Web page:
In a special episode of politics podcast Gone By Lunchtime, Toby Manhire talks with UK-based editor Richard Adams about the patterns of scandal and fabrication under Boris Johnson, and his last days as British prime minister.
British politics have been tumultuous for the last six years, dominated by the upheavals of Brexit and Covid-19, scandal, and leadership battles in both of the main parties. “The last few months have been like all that on speed”, says Richard Adams, a New Zealander who has worked as a journalist in the UK, first at the Financial Times and then the Guardian, for more than 25 years.
The series of scandals and dysfunction that bedeviled Boris Johnson’s government, and ultimately led to his MPs forcing his resignation, was in part born of a “government run by journalists, which meant they had very journalistic priorities”, says the Guardian’s education editor and former editorial writer, who popped in to The Spinoff last week to record a special episode of Gone By Lunchtime during a visit back home in New Zealand.
Johnson notoriously first came to public attention as EU reporter for the Daily Telegraph, where his dispatches routinely stretched the truth. He later became editor of the Spectator and a highly paid columnist for the Telegraph. But Johnson is far from the only former journalist within the Tory government, said Adams, with a similarly high quotient of MPs from marketing or PR backgrounds.
That was part of what led to an ambition “to produce something that could fill the following day’s newspapers or broadcasts. So they’d come out with initiatives, just announce stuff, even though it wasn’t going to happen. They announced an education policy that 90% of primary school were going to pass a certain level of maths and English by 2030. Well, in 2030, nobody in the government will probably be involved. But they announce it, and it’s on the front pages and they were probably looking good. But there was no funding, there were no policies attached to this; it was just an announcement.”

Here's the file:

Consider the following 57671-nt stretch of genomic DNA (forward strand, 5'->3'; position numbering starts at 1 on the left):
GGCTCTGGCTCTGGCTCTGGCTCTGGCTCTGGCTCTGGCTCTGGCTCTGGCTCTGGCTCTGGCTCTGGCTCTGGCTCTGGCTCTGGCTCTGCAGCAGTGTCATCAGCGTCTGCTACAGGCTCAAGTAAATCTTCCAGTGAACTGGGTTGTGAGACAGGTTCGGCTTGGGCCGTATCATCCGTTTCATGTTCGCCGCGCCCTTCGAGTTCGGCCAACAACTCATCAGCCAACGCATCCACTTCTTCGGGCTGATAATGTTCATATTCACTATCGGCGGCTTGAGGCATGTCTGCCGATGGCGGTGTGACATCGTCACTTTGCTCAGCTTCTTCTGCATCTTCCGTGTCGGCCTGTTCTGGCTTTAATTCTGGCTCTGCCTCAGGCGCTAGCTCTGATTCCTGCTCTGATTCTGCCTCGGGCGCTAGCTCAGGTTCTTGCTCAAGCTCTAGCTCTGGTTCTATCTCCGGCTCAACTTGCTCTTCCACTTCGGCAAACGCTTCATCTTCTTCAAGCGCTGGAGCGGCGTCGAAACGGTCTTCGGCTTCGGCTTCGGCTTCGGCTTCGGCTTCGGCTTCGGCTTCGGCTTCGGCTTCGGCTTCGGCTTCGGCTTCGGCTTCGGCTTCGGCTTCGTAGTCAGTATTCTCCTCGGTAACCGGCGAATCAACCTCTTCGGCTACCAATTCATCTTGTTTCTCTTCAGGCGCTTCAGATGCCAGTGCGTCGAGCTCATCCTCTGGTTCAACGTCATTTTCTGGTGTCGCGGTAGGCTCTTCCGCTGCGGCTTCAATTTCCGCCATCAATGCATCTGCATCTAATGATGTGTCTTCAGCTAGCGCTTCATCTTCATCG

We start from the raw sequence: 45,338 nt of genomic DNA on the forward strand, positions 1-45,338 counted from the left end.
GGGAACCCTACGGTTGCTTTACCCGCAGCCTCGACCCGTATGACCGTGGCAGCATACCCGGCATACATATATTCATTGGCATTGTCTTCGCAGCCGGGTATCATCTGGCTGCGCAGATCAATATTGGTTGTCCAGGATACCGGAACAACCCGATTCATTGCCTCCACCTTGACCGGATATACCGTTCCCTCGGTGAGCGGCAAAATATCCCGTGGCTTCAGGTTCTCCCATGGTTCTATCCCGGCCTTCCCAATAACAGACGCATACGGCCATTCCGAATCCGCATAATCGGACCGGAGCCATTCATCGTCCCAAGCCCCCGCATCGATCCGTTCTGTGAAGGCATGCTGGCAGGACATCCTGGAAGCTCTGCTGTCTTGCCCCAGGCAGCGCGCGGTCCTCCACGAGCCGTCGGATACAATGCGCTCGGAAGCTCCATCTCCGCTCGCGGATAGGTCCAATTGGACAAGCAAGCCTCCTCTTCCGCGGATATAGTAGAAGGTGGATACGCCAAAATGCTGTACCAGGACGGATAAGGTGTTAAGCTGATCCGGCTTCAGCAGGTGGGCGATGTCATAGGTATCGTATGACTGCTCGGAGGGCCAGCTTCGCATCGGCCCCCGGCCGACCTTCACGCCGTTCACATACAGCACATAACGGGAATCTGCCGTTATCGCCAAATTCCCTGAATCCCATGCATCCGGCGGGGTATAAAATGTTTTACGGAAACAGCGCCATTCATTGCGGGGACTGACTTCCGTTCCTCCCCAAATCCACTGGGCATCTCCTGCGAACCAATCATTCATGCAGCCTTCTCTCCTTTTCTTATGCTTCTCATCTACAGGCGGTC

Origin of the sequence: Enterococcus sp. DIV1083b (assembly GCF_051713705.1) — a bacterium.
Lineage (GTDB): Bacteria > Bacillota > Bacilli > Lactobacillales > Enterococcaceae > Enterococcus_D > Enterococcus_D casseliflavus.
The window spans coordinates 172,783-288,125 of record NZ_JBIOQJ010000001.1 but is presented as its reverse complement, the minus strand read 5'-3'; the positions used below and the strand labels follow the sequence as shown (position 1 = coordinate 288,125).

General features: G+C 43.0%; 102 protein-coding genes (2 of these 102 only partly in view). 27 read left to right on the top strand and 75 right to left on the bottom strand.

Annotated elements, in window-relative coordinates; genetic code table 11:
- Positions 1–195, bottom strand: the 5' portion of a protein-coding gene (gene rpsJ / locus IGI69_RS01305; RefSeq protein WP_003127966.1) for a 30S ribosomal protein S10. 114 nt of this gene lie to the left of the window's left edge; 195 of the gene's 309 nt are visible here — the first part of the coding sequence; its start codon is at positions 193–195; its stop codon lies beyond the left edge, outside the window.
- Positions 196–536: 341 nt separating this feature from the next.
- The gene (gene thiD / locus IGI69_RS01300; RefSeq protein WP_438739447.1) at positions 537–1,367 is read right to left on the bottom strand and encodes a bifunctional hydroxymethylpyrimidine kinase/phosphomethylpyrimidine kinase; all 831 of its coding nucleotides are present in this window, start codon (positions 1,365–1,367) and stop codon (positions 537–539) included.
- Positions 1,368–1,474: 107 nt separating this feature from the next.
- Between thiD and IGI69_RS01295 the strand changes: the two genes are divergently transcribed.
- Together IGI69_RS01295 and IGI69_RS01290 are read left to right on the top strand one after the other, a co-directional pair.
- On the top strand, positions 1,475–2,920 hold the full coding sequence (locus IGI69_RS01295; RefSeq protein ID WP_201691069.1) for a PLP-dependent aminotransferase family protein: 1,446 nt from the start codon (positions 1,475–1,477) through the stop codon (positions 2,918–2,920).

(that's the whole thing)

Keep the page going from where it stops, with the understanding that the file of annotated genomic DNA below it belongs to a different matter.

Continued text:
There was a tendency, too, to exploit the journalistic protocols of presenting “both sides” of a story. “Boris Johnson’s position was you just deny it. You keep denying it until somebody can actually prove something, and then you admit that but deny everything else. That just erodes your position. You had the situation where special advisers for No 10 were just having to lie, and were then having to apologise to journalists for lying to them. Which was a crazy situation, because they’re also civil servants and bound by civil service codes.”
The “same pattern” was discernible throughout Johnson’s waves of scandal, says Adams. “There would be an allegation made, whether it was parties, or [an MP’s] sexual harassment, or wallpaper at Downing Street, all sorts of things. The first thing would be a flat denial, No 10 would just deny it. And then some evidence would be produced. And there’d still deny it but the language would be very carefully constructed. ‘Boris Johnson wasn’t aware of this’ or ‘the government hadn’t heard of this allegation’.”
In a conversation that also covered the Conservative leadership race and the state of the UK Labour Party, Adams separately suggested the areas in British education where New Zealand policymakers might look for inspiration, and detailed the “extremely strict” approach of the Michaela School, which was richly praised by National leader Christopher Luxon after his visit to the North London free school earlier this month.